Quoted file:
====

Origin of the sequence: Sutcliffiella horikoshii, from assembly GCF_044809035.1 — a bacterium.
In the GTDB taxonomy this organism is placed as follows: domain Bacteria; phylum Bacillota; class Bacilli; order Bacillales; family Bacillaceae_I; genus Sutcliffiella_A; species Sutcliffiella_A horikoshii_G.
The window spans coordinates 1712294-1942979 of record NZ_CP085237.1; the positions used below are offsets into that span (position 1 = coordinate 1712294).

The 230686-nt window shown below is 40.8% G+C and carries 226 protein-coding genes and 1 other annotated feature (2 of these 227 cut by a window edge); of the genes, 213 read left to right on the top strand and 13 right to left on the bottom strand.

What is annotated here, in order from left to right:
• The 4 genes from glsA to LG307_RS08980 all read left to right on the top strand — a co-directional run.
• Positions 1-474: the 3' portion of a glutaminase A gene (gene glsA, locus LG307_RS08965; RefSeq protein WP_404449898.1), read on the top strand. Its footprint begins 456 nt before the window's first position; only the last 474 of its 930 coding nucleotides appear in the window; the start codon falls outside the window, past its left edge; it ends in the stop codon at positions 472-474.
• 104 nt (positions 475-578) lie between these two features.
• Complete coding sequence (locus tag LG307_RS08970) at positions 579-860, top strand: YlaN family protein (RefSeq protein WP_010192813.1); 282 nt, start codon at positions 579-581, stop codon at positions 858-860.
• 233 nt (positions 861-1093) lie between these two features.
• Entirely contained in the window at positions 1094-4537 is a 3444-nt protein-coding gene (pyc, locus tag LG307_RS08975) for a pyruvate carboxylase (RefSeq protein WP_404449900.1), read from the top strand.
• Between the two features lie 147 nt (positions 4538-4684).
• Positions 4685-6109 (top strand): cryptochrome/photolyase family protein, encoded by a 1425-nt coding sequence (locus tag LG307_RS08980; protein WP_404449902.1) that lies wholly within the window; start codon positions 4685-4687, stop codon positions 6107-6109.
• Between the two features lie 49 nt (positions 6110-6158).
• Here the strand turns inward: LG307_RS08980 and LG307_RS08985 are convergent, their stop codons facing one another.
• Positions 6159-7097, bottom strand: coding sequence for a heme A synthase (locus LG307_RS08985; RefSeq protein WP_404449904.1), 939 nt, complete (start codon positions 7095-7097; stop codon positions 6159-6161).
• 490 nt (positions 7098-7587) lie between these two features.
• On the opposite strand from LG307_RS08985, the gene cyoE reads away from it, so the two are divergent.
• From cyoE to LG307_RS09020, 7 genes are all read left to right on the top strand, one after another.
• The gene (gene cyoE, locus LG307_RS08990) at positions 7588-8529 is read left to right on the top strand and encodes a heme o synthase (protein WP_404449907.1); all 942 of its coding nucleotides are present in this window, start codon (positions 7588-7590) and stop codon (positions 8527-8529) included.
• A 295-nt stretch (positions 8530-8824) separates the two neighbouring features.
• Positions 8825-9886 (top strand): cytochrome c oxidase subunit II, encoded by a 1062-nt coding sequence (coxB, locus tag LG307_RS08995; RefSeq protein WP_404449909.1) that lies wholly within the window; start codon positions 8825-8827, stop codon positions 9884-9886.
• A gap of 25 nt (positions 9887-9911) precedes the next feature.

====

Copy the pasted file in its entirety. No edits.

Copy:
Origin of the sequence: Sutcliffiella horikoshii, from assembly GCF_044809035.1 — a bacterium.
In the GTDB taxonomy this organism is placed as follows: domain Bacteria; phylum Bacillota; class Bacilli; order Bacillales; family Bacillaceae_I; genus Sutcliffiella_A; species Sutcliffiella_A horikoshii_G.
The window spans coordinates 1712294-1942979 of record NZ_CP085237.1; the positions used below are offsets into that span (position 1 = coordinate 1712294).

The 230686-nt window shown below is 40.8% G+C and carries 226 protein-coding genes and 1 other annotated feature (2 of these 227 cut by a window edge); of the genes, 213 read left to right on the top strand and 13 right to left on the bottom strand.

What is annotated here, in order from left to right:
• The 4 genes from glsA to LG307_RS08980 all read left to right on the top strand — a co-directional run.
• Positions 1-474: the 3' portion of a glutaminase A gene (gene glsA, locus LG307_RS08965; RefSeq protein WP_404449898.1), read on the top strand. Its footprint begins 456 nt before the window's first position; only the last 474 of its 930 coding nucleotides appear in the window; the start codon falls outside the window, past its left edge; it ends in the stop codon at positions 472-474.
• 104 nt (positions 475-578) lie between these two features.
• Complete coding sequence (locus tag LG307_RS08970) at positions 579-860, top strand: YlaN family protein (RefSeq protein WP_010192813.1); 282 nt, start codon at positions 579-581, stop codon at positions 858-860.
• 233 nt (positions 861-1093) lie between these two features.
• Entirely contained in the window at positions 1094-4537 is a 3444-nt protein-coding gene (pyc, locus tag LG307_RS08975) for a pyruvate carboxylase (RefSeq protein WP_404449900.1), read from the top strand.
• Between the two features lie 147 nt (positions 4538-4684).
• Positions 4685-6109 (top strand): cryptochrome/photolyase family protein, encoded by a 1425-nt coding sequence (locus tag LG307_RS08980; protein WP_404449902.1) that lies wholly within the window; start codon positions 4685-4687, stop codon positions 6107-6109.
• Between the two features lie 49 nt (positions 6110-6158).
• Here the strand turns inward: LG307_RS08980 and LG307_RS08985 are convergent, their stop codons facing one another.
• Positions 6159-7097, bottom strand: coding sequence for a heme A synthase (locus LG307_RS08985; RefSeq protein WP_404449904.1), 939 nt, complete (start codon positions 7095-7097; stop codon positions 6159-6161).
• 490 nt (positions 7098-7587) lie between these two features.
• On the opposite strand from LG307_RS08985, the gene cyoE reads away from it, so the two are divergent.
• From cyoE to LG307_RS09020, 7 genes are all read left to right on the top strand, one after another.
• The gene (gene cyoE, locus LG307_RS08990) at positions 7588-8529 is read left to right on the top strand and encodes a heme o synthase (protein WP_404449907.1); all 942 of its coding nucleotides are present in this window, start codon (positions 7588-7590) and stop codon (positions 8527-8529) included.
• A 295-nt stretch (positions 8530-8824) separates the two neighbouring features.
• Positions 8825-9886 (top strand): cytochrome c oxidase subunit II, encoded by a 1062-nt coding sequence (coxB, locus tag LG307_RS08995; RefSeq protein WP_404449909.1) that lies wholly within the window; start codon positions 8825-8827, stop codon positions 9884-9886.
• A gap of 25 nt (positions 9887-9911) precedes the next feature.